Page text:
This Hackett edition, first published in 1981, is an unabridged and unaltered republication of the seventh edition as published by Macmillan and Company, Limited. From the forward by John Rawls: In the utilitarian tradition Henry Sidgwick has an important place. His fundamental work, The Methods of Ethics, is the clearest and most accessible formulation of what we may call 'the classical utilitarian doctorine.' This classical doctrine holds that the ultimate moral end of social and individual action is the greatest net (...) sum of the happiness of all sentient beings. Happinesss is specified by the net balance of pleasure over pain, or, as Sidgwick preferred to say, as the net balance of agreeable over disagreeable consciousness.... (shrink)
One of the most influential of the Victorian philosophers, Henry Sidgwick also made important contributions to fields such as economics, political theory, and classics. An active promoter of higher education for women, he founded Cambridge's Newnham College in 1871. He attended Rugby School and then Trinity College, Cambridge, where he remained his whole career. In 1859 he took up a lectureship in classics, and held this post for ten years. In 1869, he moved to a lectureship in moral philosophy, the (...) subject where he left arguably his greatest mark when he produced this work, regarded as his masterpiece. Published in 1874, the book argues the utilitarian approach to ethics, and a systematic and historically sensitive approach to ethical research that influenced utilitarian philosophers well into the twentieth century. It remains a valuable introduction to the philosophy, practice and history of ethics. This reissue includes the 1877 supplement. (shrink)
Introduction -- Ethics and politics -- Ethical judgments -- Pleasure and desire -- Free will -- Ethical principles and methods -- Egoism and self-love -- Chapter viii-intuitionism -- Good -- Book II: Egoism -- The principle and method of egoism -- Empirical hedonism -- Empirical hedonism (continued) -- Objective hedonism and common sense -- Happiness and duty -- Deductive hedonism -- Book III: Intuitionism -- Intuitionism -- Virtue and duty -- The intellectual virtues -- Benevolence -- Justice -- Laws and (...) promises -- Classification of duties. truth -- Other social duties and virtues -- Self-regarding virtues -- Courage, humility, etc. -- Review of the morality of common sense -- Motives or springs of action as subjects of moral judgment -- Philosophical intuitionism -- Ultimate good -- Book IV: Utilitarianism -- The meaning of utilitarianism -- The proof of utilitarianism -- The relation of utilitarianism to the morality of common sense -- The method of utilitarianism -- The method of utilitarianism (continued) -- Concluding chapter: The mutual relations of the three methods. (shrink)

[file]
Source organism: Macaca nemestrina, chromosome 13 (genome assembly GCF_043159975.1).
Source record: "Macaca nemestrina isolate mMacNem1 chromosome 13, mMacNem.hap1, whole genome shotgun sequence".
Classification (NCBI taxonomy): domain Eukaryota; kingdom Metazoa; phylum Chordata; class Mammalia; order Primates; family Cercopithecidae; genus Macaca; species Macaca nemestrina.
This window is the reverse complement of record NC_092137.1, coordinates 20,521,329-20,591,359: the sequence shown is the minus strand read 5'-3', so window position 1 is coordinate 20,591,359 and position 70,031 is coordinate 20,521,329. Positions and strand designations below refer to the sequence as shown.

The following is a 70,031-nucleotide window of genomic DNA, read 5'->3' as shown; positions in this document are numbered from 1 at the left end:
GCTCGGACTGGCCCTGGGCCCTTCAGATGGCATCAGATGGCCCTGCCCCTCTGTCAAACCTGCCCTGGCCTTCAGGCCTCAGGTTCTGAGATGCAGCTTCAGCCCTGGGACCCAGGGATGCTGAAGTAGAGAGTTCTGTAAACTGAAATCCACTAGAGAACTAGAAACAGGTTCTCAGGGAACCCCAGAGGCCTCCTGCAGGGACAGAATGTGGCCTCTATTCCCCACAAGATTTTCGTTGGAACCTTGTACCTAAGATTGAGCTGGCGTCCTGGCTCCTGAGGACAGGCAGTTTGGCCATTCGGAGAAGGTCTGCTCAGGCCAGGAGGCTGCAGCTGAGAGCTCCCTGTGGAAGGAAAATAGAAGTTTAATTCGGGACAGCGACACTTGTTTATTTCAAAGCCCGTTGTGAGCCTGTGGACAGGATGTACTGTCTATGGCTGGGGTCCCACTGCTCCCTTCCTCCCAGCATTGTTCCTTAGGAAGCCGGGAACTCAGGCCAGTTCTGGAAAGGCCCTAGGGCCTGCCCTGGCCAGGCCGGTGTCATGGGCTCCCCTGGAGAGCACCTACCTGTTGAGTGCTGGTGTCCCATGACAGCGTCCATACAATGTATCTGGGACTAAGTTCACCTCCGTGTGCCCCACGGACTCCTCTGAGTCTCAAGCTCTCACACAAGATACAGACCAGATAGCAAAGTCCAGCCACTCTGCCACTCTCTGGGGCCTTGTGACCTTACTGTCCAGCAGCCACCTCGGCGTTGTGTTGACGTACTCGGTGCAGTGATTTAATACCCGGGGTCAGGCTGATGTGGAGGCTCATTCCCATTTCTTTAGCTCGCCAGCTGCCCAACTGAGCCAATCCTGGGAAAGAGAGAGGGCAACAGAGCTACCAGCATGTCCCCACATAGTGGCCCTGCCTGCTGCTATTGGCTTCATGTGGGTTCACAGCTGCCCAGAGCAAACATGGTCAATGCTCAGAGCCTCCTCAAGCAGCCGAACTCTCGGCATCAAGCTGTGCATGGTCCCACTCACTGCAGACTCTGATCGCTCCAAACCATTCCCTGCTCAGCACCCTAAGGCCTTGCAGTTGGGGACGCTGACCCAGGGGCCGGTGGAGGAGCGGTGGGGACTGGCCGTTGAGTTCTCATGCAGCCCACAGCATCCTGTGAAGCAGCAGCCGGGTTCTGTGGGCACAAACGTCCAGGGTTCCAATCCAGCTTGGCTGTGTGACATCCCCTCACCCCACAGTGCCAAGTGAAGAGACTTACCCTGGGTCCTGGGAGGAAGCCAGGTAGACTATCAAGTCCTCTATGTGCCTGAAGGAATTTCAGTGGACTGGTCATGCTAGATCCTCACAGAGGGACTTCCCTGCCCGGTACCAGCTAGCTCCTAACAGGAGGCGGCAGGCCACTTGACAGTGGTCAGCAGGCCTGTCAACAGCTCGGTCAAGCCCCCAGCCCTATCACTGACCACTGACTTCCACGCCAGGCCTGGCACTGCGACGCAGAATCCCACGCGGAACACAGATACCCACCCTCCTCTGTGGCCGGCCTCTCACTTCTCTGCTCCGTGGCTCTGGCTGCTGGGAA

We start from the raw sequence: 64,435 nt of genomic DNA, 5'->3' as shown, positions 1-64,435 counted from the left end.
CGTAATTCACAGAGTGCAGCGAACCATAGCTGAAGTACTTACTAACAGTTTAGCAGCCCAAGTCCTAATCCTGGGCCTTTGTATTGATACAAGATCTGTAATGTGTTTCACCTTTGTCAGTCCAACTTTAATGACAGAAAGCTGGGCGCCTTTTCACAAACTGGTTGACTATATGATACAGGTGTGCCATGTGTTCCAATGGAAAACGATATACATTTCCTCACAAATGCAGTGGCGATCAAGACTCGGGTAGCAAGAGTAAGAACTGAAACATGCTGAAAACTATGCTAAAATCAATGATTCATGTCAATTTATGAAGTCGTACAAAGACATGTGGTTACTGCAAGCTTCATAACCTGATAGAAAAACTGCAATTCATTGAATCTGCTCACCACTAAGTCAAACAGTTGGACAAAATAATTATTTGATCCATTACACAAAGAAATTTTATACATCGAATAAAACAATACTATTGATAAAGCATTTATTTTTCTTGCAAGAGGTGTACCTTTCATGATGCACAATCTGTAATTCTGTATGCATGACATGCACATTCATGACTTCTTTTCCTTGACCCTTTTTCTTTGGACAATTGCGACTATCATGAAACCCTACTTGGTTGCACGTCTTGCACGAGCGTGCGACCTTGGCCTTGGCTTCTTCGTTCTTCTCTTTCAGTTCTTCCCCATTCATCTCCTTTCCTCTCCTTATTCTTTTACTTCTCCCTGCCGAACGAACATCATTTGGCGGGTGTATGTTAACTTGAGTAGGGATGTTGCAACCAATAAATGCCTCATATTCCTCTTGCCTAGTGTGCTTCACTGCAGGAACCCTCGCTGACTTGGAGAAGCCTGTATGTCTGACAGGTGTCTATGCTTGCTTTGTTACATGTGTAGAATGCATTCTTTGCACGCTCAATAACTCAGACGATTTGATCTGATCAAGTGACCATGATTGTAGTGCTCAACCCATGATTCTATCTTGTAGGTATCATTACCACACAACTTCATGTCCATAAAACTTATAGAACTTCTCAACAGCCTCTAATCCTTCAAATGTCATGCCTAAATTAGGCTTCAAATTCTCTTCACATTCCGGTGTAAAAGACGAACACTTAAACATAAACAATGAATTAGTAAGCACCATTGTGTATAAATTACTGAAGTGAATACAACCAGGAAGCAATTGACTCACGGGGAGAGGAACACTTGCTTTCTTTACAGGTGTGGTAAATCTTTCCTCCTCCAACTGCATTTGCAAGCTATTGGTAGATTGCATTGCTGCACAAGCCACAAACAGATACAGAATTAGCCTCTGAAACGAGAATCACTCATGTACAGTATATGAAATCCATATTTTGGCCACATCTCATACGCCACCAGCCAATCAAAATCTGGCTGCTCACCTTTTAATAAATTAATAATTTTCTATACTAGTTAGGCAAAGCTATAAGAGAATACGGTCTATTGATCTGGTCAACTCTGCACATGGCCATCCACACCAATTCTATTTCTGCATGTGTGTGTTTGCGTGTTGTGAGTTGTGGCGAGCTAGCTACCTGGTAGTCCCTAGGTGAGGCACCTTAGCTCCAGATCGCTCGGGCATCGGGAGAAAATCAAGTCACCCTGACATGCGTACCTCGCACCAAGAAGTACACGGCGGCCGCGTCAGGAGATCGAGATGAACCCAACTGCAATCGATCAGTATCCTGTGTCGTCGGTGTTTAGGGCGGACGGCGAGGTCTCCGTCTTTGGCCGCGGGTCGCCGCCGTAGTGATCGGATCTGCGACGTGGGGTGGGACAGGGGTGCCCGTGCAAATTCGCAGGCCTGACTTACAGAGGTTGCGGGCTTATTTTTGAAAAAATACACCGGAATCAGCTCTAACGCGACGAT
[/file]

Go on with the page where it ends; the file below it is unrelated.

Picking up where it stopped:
Henry Sidgwick,, philosopher, classicist, lecturer and fellow of Trinity College, Cambridge, and supporter of women's university education, is well known for his Method of Ethics, a significant and influential book on moral theory. First published in 1883, this work considers the role the state plays in economic life, and whether economics should be considered an Art or a Science. Sidgwick applies his utilitarian views to economics, defending John Stuart Mill's 1848 treatise of the same name. The book calls for a (...) return to traditional political economy by eliminating 'needless polemics'. Sidgwick also outlines the need to bridge the gap between his analytical or deductive method and the inductive method employed by Mill's critics, the new generation of economic philosophers including John Elliot Cairnes and William Stanley Jevons. The second edition, reissued here, was published in 1887. (shrink)
One of the most influential of the Victorian philosophers, Henry Sidgwick also made important contributions to fields such as economics, political theory and classics. A proponent of the utilitarianism of Jeremy Bentham and John Stuart Mill, which he analysed in his classic work The Methods of Ethics , he later turned to the practical side of politics in this work, published in 1891. His aim was to have a 'rational discussion of political questions in modern states', and he offers a (...) thorough examination of Victorian politics, beginning with a discussion of political theory before moving on to more concrete matters such as property and law. The later chapters discuss the function of government through themes such as procedural matters, international affairs, war, political parties, and public participation, giving a comprehensive account of both ideas about and the functioning of late-nineteenth-century government. (shrink)